Action Learning as a Tool for Strategic Leadership in Higher Education: An Empirical Study

Gentle, Paul Nicholas (2008). Action Learning as a Tool for Strategic Leadership in Higher Education: An Empirical Study. EdD thesis The Open University.

DOI: https://doi.org/10.21954/ou.ro.0000ea31

Abstract

The thesis aims to provide an empirical study of an attempt to introduce an Action Learning Set at departmental level within the organizational context of a College of Higher Education. The starting-point for the study is the notion that an academic leader introducing action learning to a department for which he or she is responsible might reduce the dissonance often experienced in educational organizations when institutional management paradigms conflict with the educational values and pedagogical principles underpinning the institution.

A range of literature is examined, from that on leadership, organizational culture and change management, to a number of specific texts on higher education management. The use of action learning is considered within and beyond higher education, particularly in its use as a means of strategic leadership.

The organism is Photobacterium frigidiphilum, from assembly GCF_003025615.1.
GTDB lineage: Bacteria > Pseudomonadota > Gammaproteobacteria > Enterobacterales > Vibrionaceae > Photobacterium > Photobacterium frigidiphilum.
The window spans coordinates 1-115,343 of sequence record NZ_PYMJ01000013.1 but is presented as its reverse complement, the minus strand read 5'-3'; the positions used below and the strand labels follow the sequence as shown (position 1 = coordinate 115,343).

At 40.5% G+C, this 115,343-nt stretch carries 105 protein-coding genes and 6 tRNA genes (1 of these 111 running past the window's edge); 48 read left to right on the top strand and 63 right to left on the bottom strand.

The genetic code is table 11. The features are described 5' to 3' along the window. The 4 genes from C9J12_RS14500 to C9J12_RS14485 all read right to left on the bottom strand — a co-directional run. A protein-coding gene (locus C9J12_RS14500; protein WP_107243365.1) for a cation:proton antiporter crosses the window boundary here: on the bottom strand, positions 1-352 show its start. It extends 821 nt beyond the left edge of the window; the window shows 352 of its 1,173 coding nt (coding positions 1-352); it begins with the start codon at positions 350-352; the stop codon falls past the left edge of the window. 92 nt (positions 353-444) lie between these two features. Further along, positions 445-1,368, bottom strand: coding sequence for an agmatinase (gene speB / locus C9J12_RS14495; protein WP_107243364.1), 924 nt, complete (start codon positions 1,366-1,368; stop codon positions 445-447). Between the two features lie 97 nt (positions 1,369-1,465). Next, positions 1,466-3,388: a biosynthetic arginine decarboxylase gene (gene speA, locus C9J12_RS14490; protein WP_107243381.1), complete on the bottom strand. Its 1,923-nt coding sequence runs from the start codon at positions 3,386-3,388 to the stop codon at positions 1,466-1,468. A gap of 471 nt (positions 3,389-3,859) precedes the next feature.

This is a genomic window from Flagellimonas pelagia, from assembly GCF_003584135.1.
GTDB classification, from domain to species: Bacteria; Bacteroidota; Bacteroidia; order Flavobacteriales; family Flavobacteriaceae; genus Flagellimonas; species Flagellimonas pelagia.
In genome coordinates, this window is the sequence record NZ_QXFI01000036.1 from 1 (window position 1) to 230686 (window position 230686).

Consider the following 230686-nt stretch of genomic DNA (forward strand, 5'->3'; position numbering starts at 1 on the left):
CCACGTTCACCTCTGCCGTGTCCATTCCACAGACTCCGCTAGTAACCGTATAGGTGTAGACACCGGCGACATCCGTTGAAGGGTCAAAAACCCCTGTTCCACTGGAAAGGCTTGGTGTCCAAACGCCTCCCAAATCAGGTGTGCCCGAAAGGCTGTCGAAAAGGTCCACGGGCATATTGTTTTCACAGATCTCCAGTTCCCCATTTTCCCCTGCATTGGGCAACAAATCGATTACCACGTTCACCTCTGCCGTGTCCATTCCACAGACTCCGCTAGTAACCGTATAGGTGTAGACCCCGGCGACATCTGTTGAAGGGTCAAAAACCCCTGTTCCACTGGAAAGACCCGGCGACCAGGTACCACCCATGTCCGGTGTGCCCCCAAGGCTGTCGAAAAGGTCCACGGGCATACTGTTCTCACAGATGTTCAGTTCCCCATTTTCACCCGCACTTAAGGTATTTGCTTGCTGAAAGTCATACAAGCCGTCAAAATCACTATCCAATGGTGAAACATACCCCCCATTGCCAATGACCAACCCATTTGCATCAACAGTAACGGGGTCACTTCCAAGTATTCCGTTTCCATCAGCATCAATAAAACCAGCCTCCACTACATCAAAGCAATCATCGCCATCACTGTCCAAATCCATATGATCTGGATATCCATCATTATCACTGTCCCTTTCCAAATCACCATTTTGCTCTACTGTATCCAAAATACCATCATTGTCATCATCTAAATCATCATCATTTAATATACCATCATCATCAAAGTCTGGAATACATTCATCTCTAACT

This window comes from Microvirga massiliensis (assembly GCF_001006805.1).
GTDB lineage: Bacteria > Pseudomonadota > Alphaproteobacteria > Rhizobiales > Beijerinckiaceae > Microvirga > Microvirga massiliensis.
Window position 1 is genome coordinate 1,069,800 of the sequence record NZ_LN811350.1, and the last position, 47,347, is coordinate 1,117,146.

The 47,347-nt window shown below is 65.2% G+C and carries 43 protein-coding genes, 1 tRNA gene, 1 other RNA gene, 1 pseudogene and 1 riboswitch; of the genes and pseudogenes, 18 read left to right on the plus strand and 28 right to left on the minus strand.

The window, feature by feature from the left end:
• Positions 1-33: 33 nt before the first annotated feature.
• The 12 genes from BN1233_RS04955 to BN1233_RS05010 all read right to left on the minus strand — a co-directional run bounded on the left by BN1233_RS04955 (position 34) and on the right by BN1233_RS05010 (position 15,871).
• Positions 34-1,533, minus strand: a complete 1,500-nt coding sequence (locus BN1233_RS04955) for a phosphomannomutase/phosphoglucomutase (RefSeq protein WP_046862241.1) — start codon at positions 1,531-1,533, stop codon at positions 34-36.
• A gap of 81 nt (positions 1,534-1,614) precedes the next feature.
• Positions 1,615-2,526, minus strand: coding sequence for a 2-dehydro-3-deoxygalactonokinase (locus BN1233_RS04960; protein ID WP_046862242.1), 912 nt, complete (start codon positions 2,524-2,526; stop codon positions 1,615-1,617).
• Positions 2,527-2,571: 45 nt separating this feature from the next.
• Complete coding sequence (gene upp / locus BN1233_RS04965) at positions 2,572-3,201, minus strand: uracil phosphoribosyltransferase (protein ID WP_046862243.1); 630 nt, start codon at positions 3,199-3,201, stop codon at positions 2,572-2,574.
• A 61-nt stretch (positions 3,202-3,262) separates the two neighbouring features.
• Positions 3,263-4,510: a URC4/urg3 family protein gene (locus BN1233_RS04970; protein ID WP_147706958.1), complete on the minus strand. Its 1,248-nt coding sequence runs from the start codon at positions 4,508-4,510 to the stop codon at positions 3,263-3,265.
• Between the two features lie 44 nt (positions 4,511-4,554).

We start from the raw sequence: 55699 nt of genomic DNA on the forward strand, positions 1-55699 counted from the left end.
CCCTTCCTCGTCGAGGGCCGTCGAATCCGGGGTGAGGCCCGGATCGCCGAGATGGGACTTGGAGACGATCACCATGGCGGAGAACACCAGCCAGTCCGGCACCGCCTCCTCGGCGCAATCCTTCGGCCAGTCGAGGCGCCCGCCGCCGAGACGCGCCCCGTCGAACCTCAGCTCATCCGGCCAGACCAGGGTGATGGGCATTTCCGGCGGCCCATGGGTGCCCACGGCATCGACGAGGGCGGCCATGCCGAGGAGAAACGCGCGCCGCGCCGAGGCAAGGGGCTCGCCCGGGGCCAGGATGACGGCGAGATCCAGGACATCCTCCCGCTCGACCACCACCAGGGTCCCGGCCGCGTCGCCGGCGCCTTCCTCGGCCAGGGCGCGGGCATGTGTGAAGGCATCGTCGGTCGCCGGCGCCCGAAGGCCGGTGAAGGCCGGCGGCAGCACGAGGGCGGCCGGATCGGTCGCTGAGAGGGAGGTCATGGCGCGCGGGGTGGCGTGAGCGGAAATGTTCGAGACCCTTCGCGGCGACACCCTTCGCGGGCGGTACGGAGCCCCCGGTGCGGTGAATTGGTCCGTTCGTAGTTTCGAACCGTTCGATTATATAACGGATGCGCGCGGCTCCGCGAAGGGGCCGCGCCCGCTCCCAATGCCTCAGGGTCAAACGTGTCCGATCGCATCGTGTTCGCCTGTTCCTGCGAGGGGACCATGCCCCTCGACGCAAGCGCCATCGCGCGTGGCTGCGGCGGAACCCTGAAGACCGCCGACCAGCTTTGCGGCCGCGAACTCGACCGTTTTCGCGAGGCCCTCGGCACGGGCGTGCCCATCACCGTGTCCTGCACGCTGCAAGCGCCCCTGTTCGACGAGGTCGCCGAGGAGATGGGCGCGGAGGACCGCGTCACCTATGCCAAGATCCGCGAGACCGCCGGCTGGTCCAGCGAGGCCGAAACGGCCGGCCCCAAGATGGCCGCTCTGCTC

A discussion on methodological issues focuses on specific research questions which were revised over the course of the study, and considers ethical and practical issues which underline the study.

The thesis presents a case study narrative based on the experience of the Action Learning Set over a sequence of six set meetings, and the resultant analysis of data gathered. The data is supplemented by post experience interviews.

The period of the study coincided with a time of considerable turbulence in the higher education sector in the wake of the 2003 White Paper, including the introduction of top-up fees in September 2006. This made a significant impact on the specific institution and the department in which the research was based, and this is evident in the data gathered and analysed.

The research concludes that the success of action learning, particularly in a setting where professional education is practised, depends not only on the interplay of professional knowledge, questioning and reflection, identified originally by Revans (1980) as P, Q and R, but also on appropriate tension between affective factors and those concerning the organizational politics of the institution where action learning is situated.

A number of points are identified for potential action by future researchers, including the need to investigate the transferability from the team learning in an action learning set to the development of collective capacity for leadership development across an institution of higher education. It is also suggested that it would be valuable to conduct empirical research on the use of action learning in other settings in higher education, including those of senior management teams.

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